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  • Universities, Schools, Communities, and Democracy
  • Lee Benson (bio), Ira Harkavy (bio), and John Puckett (bio)

Democracy must begin at home, and its home is the neighborly community.

—John Dewey, The Public and Its Problems (1927)

Democracy has been given a mission to the world, and it is of no uncertain character. I wish to show that the university is the prophet of this democracy, as well as its priest and its philosopher; that in other words, the university is the Messiah of the democracy, its to-be-expected deliverer.

—William Rainey Harper, The University and Democracy (1899)

In the Preface to Dewey's Dream, we emphasized that the primary purposes of the book were "agenda setting and movement initiating, not thesis proving." Our hope was "to stimulate the constructive criticism, creative counterproposals, serious sustained debate, and experimental action necessary…to solve the Dewey Problem." We defined the Dewey Problem as, "what specifically is to be done beyond theoretical advocacy to transform American society and other developed societies into participatory democracies capable of helping to transform the world into a 'Great Community?'"1 This Symposium on Dewey's Dream and Bloom's Closing of the American Mind has produced precisely the kind of dialogue and discussion we had optimistically envisioned. Indeed, the authors of the seven articles that analyze themes addressed by John Dewey and Allan Bloom, as well as in Dewey's Dream, have provided "the give and take of ideas, facts, experiences" that Dewey claimed to be essential for democracy itself.2 Certainly we have learned a great deal from the ideas, proposals, and critiques. Among other benefits, the articles have helped us sharpen our own thinking, as well as clarify arguments we made in a relatively short book that we described as a "democratic manifesto" rather than "a traditional scholarly work."3

We have organized our response as follows. First, we comment upon core commonalities and differences between Dewey and Bloom. Summarily stated, both viewed the schooling system as the primary subsystem of society. However, the schooling system was to serve dramatically different purposes, and, as such, learning was to occur in markedly different ways for Dewey and Bloom. We also discuss Bloom's, Dewey's, as well as our, conceptualizations of the role of higher education in developing a good society. We then briefly describe our approach to university-school-community partnerships through the development of university-assisted community schools and expand on some of the important ideas provided by a number of the contributing authors, including their emphasis on democratic education and learning and the development of democratic partnerships.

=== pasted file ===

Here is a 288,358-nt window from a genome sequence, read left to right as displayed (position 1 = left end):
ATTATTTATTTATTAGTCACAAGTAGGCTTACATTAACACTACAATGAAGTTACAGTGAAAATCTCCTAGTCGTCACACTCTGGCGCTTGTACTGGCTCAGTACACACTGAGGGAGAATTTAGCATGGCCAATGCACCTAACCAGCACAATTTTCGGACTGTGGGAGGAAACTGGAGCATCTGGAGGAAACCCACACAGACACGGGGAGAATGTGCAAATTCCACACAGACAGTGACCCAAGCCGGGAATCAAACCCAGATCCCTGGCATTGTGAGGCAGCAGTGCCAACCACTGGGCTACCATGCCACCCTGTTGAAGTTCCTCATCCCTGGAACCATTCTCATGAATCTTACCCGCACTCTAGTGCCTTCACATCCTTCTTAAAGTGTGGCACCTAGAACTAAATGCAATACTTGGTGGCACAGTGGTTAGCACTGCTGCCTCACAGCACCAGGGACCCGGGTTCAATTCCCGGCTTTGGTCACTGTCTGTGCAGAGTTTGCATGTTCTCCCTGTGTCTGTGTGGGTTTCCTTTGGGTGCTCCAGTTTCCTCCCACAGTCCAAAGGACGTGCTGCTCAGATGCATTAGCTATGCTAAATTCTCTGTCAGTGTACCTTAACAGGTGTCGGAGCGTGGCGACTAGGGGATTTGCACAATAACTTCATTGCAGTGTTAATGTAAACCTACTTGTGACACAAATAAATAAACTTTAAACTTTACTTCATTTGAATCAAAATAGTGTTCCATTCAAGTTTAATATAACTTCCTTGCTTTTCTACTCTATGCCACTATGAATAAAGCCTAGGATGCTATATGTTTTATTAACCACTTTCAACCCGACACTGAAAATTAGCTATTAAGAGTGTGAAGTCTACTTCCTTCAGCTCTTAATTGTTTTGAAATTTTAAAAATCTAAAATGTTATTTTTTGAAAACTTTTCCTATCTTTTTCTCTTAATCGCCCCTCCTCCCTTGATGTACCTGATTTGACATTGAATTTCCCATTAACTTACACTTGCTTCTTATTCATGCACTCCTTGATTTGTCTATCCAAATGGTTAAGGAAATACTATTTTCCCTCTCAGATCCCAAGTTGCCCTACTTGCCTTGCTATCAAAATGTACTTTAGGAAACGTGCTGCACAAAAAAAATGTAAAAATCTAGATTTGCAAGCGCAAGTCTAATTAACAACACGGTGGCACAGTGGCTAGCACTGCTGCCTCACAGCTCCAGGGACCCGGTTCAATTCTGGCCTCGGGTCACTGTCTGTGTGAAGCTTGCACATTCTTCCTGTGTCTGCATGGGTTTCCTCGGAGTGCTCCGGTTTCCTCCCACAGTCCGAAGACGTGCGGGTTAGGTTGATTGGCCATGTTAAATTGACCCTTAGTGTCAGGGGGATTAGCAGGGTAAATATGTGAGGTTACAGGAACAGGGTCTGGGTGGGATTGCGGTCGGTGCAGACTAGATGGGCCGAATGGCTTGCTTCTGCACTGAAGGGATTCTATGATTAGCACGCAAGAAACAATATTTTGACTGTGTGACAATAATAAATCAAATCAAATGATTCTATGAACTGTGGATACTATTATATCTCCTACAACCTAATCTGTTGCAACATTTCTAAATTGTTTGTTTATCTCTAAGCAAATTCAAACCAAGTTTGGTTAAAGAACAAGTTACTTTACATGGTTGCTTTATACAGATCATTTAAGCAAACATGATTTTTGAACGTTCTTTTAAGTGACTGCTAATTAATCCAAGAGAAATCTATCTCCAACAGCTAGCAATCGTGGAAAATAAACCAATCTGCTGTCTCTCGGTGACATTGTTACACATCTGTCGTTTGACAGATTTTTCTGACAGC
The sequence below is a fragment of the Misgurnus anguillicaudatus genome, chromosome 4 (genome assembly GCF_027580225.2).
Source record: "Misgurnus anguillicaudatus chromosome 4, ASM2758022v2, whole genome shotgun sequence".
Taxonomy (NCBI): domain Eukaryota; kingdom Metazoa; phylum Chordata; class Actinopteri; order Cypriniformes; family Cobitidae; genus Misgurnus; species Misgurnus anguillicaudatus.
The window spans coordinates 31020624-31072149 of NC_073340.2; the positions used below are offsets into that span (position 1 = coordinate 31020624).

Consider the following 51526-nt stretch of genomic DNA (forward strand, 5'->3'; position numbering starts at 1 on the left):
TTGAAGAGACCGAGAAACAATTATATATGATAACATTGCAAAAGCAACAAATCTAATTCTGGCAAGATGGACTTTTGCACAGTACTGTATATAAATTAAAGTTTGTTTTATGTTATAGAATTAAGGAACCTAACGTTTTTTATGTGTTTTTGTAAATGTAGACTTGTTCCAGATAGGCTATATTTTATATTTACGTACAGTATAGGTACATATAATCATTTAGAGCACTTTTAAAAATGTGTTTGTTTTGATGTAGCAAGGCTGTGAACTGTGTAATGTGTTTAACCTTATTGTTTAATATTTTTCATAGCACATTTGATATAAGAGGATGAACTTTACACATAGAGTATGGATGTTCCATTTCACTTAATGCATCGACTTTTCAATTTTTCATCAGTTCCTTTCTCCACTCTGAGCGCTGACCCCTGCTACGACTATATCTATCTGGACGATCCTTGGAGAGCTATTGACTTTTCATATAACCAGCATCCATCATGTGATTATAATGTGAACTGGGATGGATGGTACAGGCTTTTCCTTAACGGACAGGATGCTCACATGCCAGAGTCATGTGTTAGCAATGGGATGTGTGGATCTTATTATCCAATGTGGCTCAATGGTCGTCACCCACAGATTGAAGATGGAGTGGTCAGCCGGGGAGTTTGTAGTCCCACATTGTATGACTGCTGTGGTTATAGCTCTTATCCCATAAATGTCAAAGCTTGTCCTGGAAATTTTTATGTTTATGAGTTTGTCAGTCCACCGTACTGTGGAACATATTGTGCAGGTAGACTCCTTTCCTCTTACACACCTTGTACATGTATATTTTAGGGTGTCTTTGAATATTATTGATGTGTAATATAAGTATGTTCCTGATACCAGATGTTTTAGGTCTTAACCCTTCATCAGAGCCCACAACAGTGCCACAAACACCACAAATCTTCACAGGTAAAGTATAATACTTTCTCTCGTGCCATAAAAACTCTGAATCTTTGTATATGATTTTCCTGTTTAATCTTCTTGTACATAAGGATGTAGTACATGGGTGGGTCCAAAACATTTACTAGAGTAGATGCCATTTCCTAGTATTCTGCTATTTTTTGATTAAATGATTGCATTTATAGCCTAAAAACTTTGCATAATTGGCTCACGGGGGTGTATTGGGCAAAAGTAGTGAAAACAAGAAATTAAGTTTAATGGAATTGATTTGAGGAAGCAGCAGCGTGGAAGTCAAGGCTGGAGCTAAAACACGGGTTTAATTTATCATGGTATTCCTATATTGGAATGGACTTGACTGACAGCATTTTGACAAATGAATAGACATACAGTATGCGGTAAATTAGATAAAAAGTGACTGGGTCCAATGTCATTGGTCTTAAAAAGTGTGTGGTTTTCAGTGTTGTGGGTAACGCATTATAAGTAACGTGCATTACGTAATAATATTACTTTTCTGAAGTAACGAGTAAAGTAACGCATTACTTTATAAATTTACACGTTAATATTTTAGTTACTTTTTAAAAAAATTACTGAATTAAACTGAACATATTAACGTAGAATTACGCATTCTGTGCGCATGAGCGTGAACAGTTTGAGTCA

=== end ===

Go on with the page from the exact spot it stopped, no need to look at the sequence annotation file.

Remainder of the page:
It's the Schooling System

Nearly all the authors highlight issues relating to education and schooling. This is, of course, no accident since Dewey and Bloom focused on the purposes and methods of learning. While both identified the schooling system as the strategic subsystem of society, they called for very different types of schooling to help produce their radically different visions of a good society. They both would strongly agree with the Chilean sociologist Eugenio Tironi that the answer to the question "What kind of education do we need?" is to be found in the answer to the question "What kind of society do we want?"4 Bloom believed that the good society would be governed best by an educated elite, schooled in philosophy. As Michael Zuckert observes: "Bloom is not much concerned with the requisites of a free society in Closing of the American Mind. Rather, he is concerned with the requisites of a proper education, which he understands to be essentially and above all an education to philosophy. Education which is vocational or civic does not qualify as true education." Needless to say, Bloom to a significant extent is echoing an argument made by Plato, the philosopher that Dewy most liked to read.

Though Dewey admired Plato, their worldviews differed radically. We need note only two basic differences: Plato's worldview was aristocratic and contemplative, whereas Dewey's was democratic and activist. Despite their many differences, Dewey saw the great value of the basic ideas Plato had developed in The Republic concerning the complex relationships between education and society. To summarize Dewey's views on...


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pp. 86-94
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